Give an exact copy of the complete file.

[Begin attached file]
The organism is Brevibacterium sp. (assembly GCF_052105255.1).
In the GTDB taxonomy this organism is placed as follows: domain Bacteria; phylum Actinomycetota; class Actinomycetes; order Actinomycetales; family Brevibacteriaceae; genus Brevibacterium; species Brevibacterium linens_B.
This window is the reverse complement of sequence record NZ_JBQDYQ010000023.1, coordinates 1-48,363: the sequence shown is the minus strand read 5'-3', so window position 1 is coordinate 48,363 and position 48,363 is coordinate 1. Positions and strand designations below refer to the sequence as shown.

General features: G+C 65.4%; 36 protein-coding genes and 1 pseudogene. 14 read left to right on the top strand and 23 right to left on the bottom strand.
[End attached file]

The organism is Brevibacterium sp. (assembly GCF_052105255.1).
In the GTDB taxonomy this organism is placed as follows: domain Bacteria; phylum Actinomycetota; class Actinomycetes; order Actinomycetales; family Brevibacteriaceae; genus Brevibacterium; species Brevibacterium linens_B.
This window is the reverse complement of sequence record NZ_JBQDYQ010000023.1, coordinates 1-48,363: the sequence shown is the minus strand read 5'-3', so window position 1 is coordinate 48,363 and position 48,363 is coordinate 1. Positions and strand designations below refer to the sequence as shown.

General features: G+C 65.4%; 36 protein-coding genes and 1 pseudogene. 14 read left to right on the top strand and 23 right to left on the bottom strand.